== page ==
PINE RIDGE, S.D. (AP) - Oglala Sioux Tribe officials hope a mutual-aid agreement between the tribe and outside authorities could help curb violent crime in South Dakota.
The Rapid City Journal (https://bit.ly/2rtMZEd ) reported that tribal leaders have met with officials from the Pennington County Sheriff’s Office and Rapid City Police Department to discuss sharing emergency and police resources through a proposed extradition agreement.
Local police can’t arrest people on reservation land because the areas are considered sovereign territories under federal law. Tribal police also face jurisdiction restrictions once offenders have left the area. Rapid City and the Pine Ridge Indian Reservation are separated by about 80 miles.
“Criminal behavior and illegal drug trafficking and illegal drug use do not respect jurisdictional boundaries,” Rapid City Police Chief Karl Jegeris said. “The jurisdictional complications that exist actually give an advantage to criminal behavior. We’re behind the curve.”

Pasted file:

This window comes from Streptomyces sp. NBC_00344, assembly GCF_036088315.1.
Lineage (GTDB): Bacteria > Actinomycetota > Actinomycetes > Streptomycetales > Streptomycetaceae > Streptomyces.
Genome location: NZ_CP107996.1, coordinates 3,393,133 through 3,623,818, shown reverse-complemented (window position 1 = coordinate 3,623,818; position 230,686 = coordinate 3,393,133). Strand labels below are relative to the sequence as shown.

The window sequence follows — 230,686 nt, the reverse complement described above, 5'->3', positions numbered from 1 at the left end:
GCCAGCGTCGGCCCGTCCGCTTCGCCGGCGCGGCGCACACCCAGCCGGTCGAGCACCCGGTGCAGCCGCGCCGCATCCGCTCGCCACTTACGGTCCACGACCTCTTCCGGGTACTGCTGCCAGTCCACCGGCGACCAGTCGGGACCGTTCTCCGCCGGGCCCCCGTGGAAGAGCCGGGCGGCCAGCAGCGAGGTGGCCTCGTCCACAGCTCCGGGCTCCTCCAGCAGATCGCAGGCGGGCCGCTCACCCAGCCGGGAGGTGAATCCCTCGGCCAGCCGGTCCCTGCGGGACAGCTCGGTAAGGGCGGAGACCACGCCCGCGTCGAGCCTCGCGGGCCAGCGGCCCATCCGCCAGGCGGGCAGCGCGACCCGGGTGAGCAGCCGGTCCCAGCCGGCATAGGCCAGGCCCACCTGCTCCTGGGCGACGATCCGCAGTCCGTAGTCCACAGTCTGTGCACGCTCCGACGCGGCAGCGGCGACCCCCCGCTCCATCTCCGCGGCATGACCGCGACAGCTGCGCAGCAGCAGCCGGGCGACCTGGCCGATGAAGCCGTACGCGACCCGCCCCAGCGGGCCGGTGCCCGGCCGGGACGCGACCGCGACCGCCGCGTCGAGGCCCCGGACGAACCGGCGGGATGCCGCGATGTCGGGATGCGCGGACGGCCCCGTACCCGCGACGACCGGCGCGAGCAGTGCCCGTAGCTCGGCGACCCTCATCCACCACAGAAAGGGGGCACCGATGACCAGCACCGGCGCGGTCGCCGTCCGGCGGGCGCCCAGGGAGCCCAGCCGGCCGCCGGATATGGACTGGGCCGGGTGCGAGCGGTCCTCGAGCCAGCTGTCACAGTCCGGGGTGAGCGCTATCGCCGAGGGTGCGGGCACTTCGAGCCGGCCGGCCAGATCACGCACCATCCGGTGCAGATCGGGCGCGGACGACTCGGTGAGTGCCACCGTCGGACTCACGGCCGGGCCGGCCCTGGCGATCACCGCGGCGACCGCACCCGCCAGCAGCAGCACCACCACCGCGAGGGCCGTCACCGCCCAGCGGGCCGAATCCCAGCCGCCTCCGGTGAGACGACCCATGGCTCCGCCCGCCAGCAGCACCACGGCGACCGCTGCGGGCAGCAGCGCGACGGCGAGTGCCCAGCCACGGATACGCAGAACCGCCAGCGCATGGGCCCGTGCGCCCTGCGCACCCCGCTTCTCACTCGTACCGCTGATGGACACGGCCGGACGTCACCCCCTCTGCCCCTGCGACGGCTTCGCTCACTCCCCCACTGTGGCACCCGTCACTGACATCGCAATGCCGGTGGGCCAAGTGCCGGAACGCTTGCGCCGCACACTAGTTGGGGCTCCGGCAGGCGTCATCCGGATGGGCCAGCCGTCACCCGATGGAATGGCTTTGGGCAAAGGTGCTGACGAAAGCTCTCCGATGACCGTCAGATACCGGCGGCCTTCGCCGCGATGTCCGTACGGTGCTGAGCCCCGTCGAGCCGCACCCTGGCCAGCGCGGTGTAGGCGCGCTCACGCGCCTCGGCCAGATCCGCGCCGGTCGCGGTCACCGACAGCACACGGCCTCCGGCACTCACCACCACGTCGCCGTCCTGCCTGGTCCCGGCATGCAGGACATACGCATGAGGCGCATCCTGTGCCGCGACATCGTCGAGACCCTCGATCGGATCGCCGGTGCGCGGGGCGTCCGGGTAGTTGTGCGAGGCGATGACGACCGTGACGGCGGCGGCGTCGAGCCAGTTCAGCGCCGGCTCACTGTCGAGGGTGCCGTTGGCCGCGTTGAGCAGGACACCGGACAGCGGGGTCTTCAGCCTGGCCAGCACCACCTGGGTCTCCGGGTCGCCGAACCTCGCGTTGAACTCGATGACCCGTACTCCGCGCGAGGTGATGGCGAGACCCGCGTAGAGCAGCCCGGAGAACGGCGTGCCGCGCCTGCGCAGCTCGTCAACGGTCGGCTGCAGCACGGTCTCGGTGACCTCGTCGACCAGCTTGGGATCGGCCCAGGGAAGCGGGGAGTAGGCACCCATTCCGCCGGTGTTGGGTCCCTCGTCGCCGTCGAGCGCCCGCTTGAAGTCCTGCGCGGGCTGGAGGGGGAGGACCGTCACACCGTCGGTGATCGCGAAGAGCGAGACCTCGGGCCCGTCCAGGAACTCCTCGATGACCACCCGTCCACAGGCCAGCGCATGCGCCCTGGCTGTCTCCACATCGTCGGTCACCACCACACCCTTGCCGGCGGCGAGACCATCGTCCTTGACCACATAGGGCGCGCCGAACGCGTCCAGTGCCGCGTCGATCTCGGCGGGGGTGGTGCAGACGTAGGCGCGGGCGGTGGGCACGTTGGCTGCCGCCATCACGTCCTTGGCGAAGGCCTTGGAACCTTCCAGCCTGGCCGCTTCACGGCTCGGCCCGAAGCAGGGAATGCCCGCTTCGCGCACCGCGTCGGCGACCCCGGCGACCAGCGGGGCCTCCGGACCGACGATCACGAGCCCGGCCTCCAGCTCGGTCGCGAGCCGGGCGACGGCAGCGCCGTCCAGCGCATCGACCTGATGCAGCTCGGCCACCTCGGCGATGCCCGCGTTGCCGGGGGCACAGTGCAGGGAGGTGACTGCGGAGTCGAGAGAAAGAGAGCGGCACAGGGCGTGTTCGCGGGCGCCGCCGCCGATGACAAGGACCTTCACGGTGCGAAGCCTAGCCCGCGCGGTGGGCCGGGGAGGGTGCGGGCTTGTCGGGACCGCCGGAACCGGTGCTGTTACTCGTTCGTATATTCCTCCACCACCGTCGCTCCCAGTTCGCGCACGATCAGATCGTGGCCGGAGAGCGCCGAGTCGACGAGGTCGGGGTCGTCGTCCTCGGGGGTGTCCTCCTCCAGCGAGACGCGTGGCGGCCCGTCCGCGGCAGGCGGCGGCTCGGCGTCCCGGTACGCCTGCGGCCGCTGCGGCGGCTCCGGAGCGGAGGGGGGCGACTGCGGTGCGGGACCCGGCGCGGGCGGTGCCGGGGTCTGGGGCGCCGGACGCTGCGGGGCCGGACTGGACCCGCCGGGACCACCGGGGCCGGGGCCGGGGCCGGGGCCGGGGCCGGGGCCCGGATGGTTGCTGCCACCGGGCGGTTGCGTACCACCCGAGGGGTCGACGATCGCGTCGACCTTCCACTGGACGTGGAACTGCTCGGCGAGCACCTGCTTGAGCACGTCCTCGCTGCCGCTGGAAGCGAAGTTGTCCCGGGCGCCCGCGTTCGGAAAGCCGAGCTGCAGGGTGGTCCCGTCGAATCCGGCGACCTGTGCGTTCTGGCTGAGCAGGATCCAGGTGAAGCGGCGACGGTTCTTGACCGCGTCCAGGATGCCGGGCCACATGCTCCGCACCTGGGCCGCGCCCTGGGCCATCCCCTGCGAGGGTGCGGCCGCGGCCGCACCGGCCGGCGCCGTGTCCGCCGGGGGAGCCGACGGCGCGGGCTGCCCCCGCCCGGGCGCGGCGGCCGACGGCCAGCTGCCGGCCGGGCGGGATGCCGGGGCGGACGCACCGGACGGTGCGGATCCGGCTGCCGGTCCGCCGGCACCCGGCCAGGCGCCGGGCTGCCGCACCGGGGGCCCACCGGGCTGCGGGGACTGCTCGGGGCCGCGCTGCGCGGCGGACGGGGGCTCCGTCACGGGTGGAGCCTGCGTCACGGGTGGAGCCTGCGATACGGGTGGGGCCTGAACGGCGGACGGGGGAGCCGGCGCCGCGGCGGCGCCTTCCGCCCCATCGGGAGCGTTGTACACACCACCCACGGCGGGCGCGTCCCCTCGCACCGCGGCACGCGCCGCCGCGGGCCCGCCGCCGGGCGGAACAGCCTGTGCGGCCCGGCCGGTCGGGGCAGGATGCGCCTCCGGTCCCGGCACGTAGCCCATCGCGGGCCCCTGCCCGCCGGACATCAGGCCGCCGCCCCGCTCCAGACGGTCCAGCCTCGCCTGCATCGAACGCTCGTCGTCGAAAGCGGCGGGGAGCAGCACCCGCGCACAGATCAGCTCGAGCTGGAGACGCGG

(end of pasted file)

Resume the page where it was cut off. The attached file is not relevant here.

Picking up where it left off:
The agreement would target people involved in violent crimes, illegal drug activity and domestic violence situations. Authorities hope the extradition agreement will bring justice to victims.
“It’s time to work through and past those jurisdictional boundaries,” said Pennington County Sheriff Kevin Thom. “We want to recognize the tribe’s sovereignty and establish a process like we do with the other states so we have a mechanism to extradite people.”
Stanley Little Whiteman, who leads the tribal council’s law and order committee, said some people are worried the agreement will mean the tribe is ceding some if it’s power.
“The rumors have been that Pennington’s gonna patrol the reservation, but that’s not true,” said Little Whiteman, a former law enforcement officer on Pine Ridge. “We’re just all kind of expanding our areas to assist each other.”
The tribe’s 20-member council must vote on the proposed agreement.
Information from: Rapid City Journal, https://www.rapidcityjournal.com
Copyright © 2021 The Washington Times, LLC.